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Podcast Classics for Thursday 1 May 2014

NZ Music Month jpg x qWe're celebrating New Zealand Music Month this May!

Download two free podcasts of music by New Zealand composers Victoria Kelly and Samuel Holloway, recorded last year by Radio New Zealand Concert.

The Composers:

Victoria Kelly

Victoria KellyVictoria Kelly’s contemporary classical music has been commissioned, performed and recorded by many of New Zealand’s leading musicians including NZTrio, the New Zealand String Quartet, Stroma and Michael Houstoun. She has composed original music for Under the Mountain, Out of the Blue and The Lovely Bones. Her most recent projects include working with Neil Finn on "Song of the Lonely Mountain" (written for the closing credits of The Hobbit), co-composing the music for the television series The Almighty Johnsons with Sean Donnelly, and directing the music for the Opening Ceremony of the Rugby World Cup 2011.

Samuel HollowaySam Holloway GW

The 2013 Mozart Fellow at Otago University, Samuel Holloway studied with John Elmsly and Eve de Castro-Robinson at Auckland University, and has taught both there and at Unitec in Auckland. In New Zealand he has received the Composers Association Trust Fund Award in 2006, held the position of composer-in-residence at the Lilburn Residence in Wellington in 2007-8, and had an APRA Professional Development Award in 2009. He is the Artistic Director of the contemporary music ensemble 175 East.

Toi Huarewa, Suspended Way

in collaboration with NZTrio, Horomona Horo & Tim Worrall

This is the world premiere recording of Toi Huarewa, from a concert during last year’s Auckland International Arts Festival. The story told is of Puiaki, trying to win back her lover Tawhiti from the jealous wind Tawhirimatea who holds him captive.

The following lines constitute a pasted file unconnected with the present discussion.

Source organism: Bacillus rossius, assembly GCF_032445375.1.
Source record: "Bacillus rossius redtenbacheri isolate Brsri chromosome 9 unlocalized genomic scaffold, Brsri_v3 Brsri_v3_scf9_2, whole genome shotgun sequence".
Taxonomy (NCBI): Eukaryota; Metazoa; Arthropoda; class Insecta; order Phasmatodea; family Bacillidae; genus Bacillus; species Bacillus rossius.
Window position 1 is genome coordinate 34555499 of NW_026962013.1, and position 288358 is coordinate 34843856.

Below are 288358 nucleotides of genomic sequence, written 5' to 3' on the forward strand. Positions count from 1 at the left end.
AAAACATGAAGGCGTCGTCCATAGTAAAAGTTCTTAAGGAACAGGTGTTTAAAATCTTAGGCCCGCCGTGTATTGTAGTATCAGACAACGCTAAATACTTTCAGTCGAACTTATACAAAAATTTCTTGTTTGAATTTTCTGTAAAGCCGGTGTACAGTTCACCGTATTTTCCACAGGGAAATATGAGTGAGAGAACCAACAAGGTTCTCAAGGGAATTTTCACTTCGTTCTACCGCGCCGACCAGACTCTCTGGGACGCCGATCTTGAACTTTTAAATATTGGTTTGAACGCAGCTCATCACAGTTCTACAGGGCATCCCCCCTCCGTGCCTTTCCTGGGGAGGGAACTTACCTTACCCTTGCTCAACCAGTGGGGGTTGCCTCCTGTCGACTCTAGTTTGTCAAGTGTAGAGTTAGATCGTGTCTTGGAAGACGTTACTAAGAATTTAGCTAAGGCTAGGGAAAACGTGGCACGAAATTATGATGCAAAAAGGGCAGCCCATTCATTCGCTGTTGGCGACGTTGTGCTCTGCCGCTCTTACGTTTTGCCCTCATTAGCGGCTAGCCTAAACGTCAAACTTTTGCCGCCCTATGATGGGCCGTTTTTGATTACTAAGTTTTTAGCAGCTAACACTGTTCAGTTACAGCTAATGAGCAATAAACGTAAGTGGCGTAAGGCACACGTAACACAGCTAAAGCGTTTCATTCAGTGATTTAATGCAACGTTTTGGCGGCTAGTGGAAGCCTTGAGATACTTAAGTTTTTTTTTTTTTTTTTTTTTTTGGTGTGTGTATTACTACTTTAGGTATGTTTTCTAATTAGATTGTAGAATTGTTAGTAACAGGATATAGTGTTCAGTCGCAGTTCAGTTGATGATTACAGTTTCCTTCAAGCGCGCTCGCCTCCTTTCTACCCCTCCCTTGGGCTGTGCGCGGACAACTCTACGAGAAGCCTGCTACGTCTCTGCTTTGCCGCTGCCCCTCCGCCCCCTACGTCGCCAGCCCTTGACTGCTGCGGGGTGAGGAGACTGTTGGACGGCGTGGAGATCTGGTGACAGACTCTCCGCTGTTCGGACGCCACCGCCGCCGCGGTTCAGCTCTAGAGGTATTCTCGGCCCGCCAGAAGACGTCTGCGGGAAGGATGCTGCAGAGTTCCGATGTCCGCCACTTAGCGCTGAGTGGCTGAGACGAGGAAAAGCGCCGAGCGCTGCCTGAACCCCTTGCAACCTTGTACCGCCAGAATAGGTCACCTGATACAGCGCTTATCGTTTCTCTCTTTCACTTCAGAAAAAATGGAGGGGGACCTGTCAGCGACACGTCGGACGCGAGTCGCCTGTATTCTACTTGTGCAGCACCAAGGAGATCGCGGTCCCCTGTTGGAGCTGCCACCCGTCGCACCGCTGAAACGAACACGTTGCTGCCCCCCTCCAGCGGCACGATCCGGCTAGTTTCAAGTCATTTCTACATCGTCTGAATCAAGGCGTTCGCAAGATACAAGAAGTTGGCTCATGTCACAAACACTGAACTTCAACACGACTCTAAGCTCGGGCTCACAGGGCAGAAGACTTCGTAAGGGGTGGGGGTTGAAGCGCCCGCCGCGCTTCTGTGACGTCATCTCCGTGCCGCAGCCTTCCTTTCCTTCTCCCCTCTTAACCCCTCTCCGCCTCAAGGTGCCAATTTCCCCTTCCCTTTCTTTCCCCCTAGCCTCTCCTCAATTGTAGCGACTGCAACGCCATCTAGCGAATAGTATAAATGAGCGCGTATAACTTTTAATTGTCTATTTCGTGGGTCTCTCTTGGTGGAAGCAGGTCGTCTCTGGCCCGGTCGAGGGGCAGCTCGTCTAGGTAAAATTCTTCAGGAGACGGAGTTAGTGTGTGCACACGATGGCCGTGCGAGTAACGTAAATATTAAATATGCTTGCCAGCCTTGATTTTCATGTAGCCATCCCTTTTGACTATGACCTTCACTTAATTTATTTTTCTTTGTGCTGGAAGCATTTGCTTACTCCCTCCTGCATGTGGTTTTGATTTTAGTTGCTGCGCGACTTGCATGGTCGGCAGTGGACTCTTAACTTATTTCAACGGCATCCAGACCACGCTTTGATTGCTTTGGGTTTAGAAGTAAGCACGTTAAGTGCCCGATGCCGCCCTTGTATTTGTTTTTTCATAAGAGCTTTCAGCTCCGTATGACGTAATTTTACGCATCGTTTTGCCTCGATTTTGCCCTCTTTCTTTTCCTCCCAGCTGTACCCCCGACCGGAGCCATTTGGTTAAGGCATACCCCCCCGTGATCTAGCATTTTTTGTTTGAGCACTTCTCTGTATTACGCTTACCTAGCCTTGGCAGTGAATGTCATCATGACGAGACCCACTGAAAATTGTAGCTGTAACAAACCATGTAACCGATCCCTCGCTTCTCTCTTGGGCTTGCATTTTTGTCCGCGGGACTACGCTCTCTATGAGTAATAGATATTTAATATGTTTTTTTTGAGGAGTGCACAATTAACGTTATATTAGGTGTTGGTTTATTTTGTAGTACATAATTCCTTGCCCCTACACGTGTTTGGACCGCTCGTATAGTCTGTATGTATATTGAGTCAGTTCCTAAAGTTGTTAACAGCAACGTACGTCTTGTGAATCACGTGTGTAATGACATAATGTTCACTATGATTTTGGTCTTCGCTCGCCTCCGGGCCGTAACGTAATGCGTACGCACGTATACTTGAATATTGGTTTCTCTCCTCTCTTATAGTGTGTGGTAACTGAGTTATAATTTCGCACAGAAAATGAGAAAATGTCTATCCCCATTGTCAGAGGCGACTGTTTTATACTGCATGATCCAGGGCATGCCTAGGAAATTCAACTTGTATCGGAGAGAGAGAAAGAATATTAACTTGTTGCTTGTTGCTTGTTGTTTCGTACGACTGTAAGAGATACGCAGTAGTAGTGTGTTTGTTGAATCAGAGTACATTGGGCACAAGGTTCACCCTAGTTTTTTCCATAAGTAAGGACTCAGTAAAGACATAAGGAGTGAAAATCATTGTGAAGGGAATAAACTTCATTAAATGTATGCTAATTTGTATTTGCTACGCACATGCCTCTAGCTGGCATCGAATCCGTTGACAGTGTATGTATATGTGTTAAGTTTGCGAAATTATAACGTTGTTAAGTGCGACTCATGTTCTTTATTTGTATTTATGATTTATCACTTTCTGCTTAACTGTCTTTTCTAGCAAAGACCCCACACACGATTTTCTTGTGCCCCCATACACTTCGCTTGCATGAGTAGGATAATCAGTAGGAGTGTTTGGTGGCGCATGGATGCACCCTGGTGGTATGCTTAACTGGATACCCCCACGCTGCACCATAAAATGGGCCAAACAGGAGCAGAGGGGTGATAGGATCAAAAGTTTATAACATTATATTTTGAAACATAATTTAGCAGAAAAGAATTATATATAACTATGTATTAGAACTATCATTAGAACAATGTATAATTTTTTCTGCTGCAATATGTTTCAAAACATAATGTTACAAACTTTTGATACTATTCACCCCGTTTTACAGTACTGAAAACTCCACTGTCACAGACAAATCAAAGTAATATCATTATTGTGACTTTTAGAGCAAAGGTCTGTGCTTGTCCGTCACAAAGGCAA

From the composer:

“When I began writing this piece, I wanted to create a musical world where Māori and Western musical tradition could communicate in the same language. The taonga pūoro are an aural tradition, deeply entwined with Māori culture and absolutely unique to Aotearoa and the Māori people. Western music, on the other hand, is a written tradition that encompasses the collision and intersection of many places and cultures.

I thought about the tangible things that these different traditions have in common and decided to create a myth to act as a musical form for the piece. Because Māori mythology is fundamental to the art of the taonga pūoro - and because many mythologies exist at the ancient heart of Western art - this felt like a familiar place for everyone."

To read the myth of Puiaki and Tawhiti, and discover more about this piece, go to Victoria Kelly's website


This piano quartet was commissioned by Chamber Music New Zealand for their Einstein's Universe tour last year.

From the composer:

"During my research for this work, I was struck by the extremities of the scale of the phenomena considered by physics: from elementary particles to universes, the infinitesimally small to the unimaginably huge. I became fascinated too by the notion of a correspondence between the micro and the macro, an idea that has preoccupied many, from the Neo-Platonist philosophers and practitioners of Hermeticism, to William Blake (‘To see a world in a grain of sand’) – and perhaps even physicists in their ongoing search for a grand unifying theory.

Recently I have also been thinking about Powers of Ten, the 1977 film by Charles and Ray Eames, an ‘adventure of magnitudes’ from which my piece takes structural cues, and the speculative ‘cosmology’ of Romanian artist Stefan Bertalan. This work is a modest reflection on these things."